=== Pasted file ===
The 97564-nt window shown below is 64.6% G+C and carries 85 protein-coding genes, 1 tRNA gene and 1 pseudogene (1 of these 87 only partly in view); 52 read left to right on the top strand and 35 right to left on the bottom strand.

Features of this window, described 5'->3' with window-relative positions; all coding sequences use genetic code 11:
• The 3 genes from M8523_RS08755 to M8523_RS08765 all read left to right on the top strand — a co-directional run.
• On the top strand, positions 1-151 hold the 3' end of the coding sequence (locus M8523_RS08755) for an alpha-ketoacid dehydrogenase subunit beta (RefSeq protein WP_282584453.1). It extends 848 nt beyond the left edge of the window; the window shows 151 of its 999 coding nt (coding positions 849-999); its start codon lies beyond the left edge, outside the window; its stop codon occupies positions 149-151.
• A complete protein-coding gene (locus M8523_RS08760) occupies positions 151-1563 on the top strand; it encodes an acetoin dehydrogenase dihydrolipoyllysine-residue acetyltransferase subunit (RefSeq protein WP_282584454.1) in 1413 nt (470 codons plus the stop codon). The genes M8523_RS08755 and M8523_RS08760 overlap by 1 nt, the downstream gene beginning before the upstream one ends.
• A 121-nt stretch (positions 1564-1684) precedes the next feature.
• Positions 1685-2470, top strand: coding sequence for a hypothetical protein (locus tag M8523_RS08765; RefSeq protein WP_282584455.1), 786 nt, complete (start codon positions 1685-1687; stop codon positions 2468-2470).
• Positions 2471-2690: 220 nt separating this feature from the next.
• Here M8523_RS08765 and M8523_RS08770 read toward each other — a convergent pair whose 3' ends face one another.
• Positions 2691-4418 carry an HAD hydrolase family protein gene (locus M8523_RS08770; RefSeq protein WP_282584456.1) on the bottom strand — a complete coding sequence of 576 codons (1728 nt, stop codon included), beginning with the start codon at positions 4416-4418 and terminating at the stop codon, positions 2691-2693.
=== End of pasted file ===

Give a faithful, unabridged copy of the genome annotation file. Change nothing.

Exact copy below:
The 97564-nt window shown below is 64.6% G+C and carries 85 protein-coding genes, 1 tRNA gene and 1 pseudogene (1 of these 87 only partly in view); 52 read left to right on the top strand and 35 right to left on the bottom strand.

Features of this window, described 5'->3' with window-relative positions; all coding sequences use genetic code 11:
• The 3 genes from M8523_RS08755 to M8523_RS08765 all read left to right on the top strand — a co-directional run.
• On the top strand, positions 1-151 hold the 3' end of the coding sequence (locus M8523_RS08755) for an alpha-ketoacid dehydrogenase subunit beta (RefSeq protein WP_282584453.1). It extends 848 nt beyond the left edge of the window; the window shows 151 of its 999 coding nt (coding positions 849-999); its start codon lies beyond the left edge, outside the window; its stop codon occupies positions 149-151.
• A complete protein-coding gene (locus M8523_RS08760) occupies positions 151-1563 on the top strand; it encodes an acetoin dehydrogenase dihydrolipoyllysine-residue acetyltransferase subunit (RefSeq protein WP_282584454.1) in 1413 nt (470 codons plus the stop codon). The genes M8523_RS08755 and M8523_RS08760 overlap by 1 nt, the downstream gene beginning before the upstream one ends.
• A 121-nt stretch (positions 1564-1684) precedes the next feature.
• Positions 1685-2470, top strand: coding sequence for a hypothetical protein (locus tag M8523_RS08765; RefSeq protein WP_282584455.1), 786 nt, complete (start codon positions 1685-1687; stop codon positions 2468-2470).
• Positions 2471-2690: 220 nt separating this feature from the next.
• Here M8523_RS08765 and M8523_RS08770 read toward each other — a convergent pair whose 3' ends face one another.
• Positions 2691-4418 carry an HAD hydrolase family protein gene (locus M8523_RS08770; RefSeq protein WP_282584456.1) on the bottom strand — a complete coding sequence of 576 codons (1728 nt, stop codon included), beginning with the start codon at positions 4416-4418 and terminating at the stop codon, positions 2691-2693.